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The Effects of Globalization in the Workplace

by Clayton Browne

Globalization is the development of an integrated global economy including greater free trade, free international capital flows, and the availability of inexpensive labor markets in less developed areas. Human societies have gradually integrated over the centuries, but the pace of integration increased dramatically in the late 20th century. Fast aircraft, huge ships, and information technology, especially the Internet, have made the world more interdependent than ever. Companies manufacture products in low-labor-cost countries and sell these products across the globe. In the 21st century, money, technology and raw materials can move across national borders quickly and easily. Globalization has also led to ideas circulating more freely, which has resulted in the creation of international laws and new social movements.

Job Dislocations

It is important to keep in mind that globalization creates job dislocations, not job losses. In fact, almost all economists agree that globalization and the wealth of new markets and consumers has led to the creation of many millions of new jobs worldwide. However, globalization does mean many jobs are outsourced from one country to another because of lower labor costs; which means a lot of people who used to work in those jobs are out of work and must find new jobs. Technically speaking, however, the jobs still exist, they are simply located in a country with lower labor costs.

Job Retraining and Greater Education

Re-employment has become a buzz phrase in the U.S. and other first-world countries suffering from outsourcing-related job dislocations. Re-employment means establishing programs to help dislocated workers get the training and education they need for the more skilled jobs the global economy is creating in their countries. Re-employment programs will become increasingly important as the pace of globalization quickens in the next few decades.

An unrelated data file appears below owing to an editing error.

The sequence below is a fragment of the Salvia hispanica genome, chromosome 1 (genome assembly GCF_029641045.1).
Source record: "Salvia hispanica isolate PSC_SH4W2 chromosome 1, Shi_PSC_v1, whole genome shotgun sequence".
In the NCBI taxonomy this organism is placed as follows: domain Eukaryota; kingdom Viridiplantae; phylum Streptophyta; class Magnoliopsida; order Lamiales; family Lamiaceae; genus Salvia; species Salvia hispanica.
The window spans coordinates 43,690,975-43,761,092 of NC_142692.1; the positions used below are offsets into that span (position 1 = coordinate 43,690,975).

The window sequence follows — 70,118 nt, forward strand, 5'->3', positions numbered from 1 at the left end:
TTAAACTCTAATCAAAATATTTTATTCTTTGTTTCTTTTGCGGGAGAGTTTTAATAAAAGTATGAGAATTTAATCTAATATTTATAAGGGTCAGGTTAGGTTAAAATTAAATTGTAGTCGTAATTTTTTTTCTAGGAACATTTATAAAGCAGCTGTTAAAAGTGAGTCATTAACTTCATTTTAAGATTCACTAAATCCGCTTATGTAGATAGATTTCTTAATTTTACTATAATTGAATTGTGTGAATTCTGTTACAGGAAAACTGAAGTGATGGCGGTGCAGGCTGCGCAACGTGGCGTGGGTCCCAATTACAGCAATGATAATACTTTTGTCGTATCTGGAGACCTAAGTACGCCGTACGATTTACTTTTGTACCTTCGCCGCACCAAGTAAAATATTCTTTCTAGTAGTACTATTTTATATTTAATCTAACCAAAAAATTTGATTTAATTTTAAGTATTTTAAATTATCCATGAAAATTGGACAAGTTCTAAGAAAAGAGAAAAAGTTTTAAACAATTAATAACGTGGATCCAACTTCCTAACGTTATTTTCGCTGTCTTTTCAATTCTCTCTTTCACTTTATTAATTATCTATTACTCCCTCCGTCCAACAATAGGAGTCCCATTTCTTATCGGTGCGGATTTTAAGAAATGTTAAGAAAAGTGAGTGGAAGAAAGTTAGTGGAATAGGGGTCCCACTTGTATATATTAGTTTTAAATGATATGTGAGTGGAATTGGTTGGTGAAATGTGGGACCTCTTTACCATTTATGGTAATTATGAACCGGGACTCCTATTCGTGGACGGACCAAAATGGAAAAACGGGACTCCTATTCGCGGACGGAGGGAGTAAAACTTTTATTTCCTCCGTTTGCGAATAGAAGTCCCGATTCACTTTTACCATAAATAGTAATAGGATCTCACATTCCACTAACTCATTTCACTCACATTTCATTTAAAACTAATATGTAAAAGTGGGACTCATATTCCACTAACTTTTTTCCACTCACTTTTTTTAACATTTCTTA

Increased Job Specialization

Another 21st century workplace trend clearly related to greater globalization is increased job specialization. Technology, improved productivity and increased job specialization are inextricably linked. Employers need employees who understand how to use the new productivity-enhancing tools provided by modern technology. Most employers are not looking for a general crime lab tech any more, for example; they are looking for an American Board of Criminalistics molecular biology-certified diplomate with with at least two years of DNA PCR-based STR analysis experience.

Cultural Diversity

Another consequence of globalization is increased cultural diversity in many workplaces, especially in information technology-related workplaces. The low cost and relative ease of travel has been a significant factor in international business travel becoming the norm over the last few decades. Many hundreds of thousands of people from less-developed countries have traveled to the U.S., Europe and other developed countries to get an education and to work over this same time period. A significant percentage of these people ended up becoming permanent immigrants, and often brought many of their cultural traditions with them.

About the Author

Clayton Browne has been writing professionally since 1994. He has written and edited everything from science fiction to semiconductor patents to dissertations in linguistics, having worked for Holt, Rinehart & Winston, Steck-Vaughn and The Psychological Corp. Browne has a Master of Science in linguistic anthropology from the University of Wisconsin-Milwaukee.

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